Today I wanted to take a few paragraphs to tell you about some upcoming changes to our support practices so you react to them with whatever emotion feels most appropriate. We hope it’s 😍 or 😘 . Or maybe the blushing face one. We like that emoji a lot too.
Our Support Process is Broken
Right now our support “system” is broken. Sure, you can get great, personal support from us, quickly and sometimes even in real time (on Slack), but “broken” can mean many things. And let me tell you, if we do this right, not only will you get better answers from us and the community, but Statamic will be a better product. Let me explain what I mean.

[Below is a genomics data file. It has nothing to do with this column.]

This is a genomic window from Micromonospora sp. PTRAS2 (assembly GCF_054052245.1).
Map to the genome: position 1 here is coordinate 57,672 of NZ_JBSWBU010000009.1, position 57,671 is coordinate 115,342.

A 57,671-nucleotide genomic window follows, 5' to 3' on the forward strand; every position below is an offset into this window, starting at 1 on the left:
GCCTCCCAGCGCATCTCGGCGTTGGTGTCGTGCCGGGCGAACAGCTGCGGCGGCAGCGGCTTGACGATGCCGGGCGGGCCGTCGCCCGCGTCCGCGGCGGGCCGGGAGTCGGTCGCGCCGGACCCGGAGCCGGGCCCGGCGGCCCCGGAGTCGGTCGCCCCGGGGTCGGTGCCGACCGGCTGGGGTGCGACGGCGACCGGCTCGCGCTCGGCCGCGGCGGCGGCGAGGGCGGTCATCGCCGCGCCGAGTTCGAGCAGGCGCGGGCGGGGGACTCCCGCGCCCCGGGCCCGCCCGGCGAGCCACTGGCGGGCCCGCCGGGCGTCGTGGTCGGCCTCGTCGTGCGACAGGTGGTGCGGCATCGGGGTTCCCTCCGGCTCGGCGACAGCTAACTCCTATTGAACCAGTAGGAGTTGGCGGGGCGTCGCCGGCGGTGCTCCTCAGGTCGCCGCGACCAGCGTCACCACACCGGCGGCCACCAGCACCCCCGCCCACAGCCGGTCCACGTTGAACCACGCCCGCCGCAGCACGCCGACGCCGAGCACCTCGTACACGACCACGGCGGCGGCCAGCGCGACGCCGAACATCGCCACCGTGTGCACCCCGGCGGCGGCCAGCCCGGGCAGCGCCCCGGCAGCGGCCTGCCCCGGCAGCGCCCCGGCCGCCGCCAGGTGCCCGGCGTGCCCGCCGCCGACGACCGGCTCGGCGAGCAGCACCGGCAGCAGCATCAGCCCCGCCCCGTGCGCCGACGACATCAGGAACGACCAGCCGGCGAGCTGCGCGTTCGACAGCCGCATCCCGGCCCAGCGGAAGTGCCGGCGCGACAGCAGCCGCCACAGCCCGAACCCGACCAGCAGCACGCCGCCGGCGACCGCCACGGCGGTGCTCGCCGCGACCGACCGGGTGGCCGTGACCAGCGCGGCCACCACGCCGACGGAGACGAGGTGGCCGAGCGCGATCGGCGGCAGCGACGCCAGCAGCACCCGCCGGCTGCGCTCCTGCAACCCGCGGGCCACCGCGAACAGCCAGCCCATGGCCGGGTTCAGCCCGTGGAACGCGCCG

The Slack Support Experience
Slack is awesome. Slack is awful. Both of these statements are undeniably true, depending on your perspective. Here’s a common enough scenario:
Jean Ralphio is building a site and runs into an error message he don’t understand. He takes a screenshot of the error, pops open Slack, jumps into the
#support-v2 channel and uploads the image. Friendly @emd asks him for more details, I suggest clearing his cache, and @jason asks for some detail from the logs. A few minutes and few suggestions later he has a definitive answer on how to correct his template and he’s back in business. That’s an awesome experience. For Jean Ralphio.
Here’s the otherside of that story: